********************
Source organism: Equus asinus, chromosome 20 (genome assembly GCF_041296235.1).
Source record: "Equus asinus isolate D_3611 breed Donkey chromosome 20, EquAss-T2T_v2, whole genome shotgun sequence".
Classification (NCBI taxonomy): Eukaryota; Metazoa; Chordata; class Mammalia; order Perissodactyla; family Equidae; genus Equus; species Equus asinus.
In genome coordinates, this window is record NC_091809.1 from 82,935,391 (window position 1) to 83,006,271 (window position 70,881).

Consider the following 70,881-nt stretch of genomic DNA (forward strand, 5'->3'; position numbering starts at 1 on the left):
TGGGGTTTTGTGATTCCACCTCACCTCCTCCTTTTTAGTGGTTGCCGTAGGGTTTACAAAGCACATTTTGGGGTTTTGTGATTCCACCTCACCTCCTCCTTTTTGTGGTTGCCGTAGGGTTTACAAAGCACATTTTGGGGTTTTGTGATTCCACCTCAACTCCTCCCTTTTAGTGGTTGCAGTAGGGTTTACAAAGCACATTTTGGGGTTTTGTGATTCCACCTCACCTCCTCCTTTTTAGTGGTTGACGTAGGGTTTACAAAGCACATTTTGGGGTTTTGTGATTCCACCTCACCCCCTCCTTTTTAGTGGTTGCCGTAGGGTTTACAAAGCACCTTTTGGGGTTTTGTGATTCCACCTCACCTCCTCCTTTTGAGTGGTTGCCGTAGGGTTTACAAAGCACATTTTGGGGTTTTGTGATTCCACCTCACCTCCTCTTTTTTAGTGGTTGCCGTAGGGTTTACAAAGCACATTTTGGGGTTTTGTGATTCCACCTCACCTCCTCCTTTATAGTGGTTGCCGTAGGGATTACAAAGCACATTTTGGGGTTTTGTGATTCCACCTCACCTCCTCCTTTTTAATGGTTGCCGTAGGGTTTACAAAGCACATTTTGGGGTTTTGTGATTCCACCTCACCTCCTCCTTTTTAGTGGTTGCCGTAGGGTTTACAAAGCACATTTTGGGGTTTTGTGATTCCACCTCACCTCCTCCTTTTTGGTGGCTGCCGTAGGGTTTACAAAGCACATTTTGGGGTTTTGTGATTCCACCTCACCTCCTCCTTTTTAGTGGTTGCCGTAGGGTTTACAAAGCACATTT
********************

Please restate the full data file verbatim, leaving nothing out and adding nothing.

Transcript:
Source organism: Equus asinus, chromosome 20 (genome assembly GCF_041296235.1).
Source record: "Equus asinus isolate D_3611 breed Donkey chromosome 20, EquAss-T2T_v2, whole genome shotgun sequence".
Classification (NCBI taxonomy): Eukaryota; Metazoa; Chordata; class Mammalia; order Perissodactyla; family Equidae; genus Equus; species Equus asinus.
In genome coordinates, this window is record NC_091809.1 from 82,935,391 (window position 1) to 83,006,271 (window position 70,881).

Consider the following 70,881-nt stretch of genomic DNA (forward strand, 5'->3'; position numbering starts at 1 on the left):
TGGGGTTTTGTGATTCCACCTCACCTCCTCCTTTTTAGTGGTTGCCGTAGGGTTTACAAAGCACATTTTGGGGTTTTGTGATTCCACCTCACCTCCTCCTTTTTGTGGTTGCCGTAGGGTTTACAAAGCACATTTTGGGGTTTTGTGATTCCACCTCAACTCCTCCCTTTTAGTGGTTGCAGTAGGGTTTACAAAGCACATTTTGGGGTTTTGTGATTCCACCTCACCTCCTCCTTTTTAGTGGTTGACGTAGGGTTTACAAAGCACATTTTGGGGTTTTGTGATTCCACCTCACCCCCTCCTTTTTAGTGGTTGCCGTAGGGTTTACAAAGCACCTTTTGGGGTTTTGTGATTCCACCTCACCTCCTCCTTTTGAGTGGTTGCCGTAGGGTTTACAAAGCACATTTTGGGGTTTTGTGATTCCACCTCACCTCCTCTTTTTTAGTGGTTGCCGTAGGGTTTACAAAGCACATTTTGGGGTTTTGTGATTCCACCTCACCTCCTCCTTTATAGTGGTTGCCGTAGGGATTACAAAGCACATTTTGGGGTTTTGTGATTCCACCTCACCTCCTCCTTTTTAATGGTTGCCGTAGGGTTTACAAAGCACATTTTGGGGTTTTGTGATTCCACCTCACCTCCTCCTTTTTAGTGGTTGCCGTAGGGTTTACAAAGCACATTTTGGGGTTTTGTGATTCCACCTCACCTCCTCCTTTTTGGTGGCTGCCGTAGGGTTTACAAAGCACATTTTGGGGTTTTGTGATTCCACCTCACCTCCTCCTTTTTAGTGGTTGCCGTAGGGTTTACAAAGCACATTT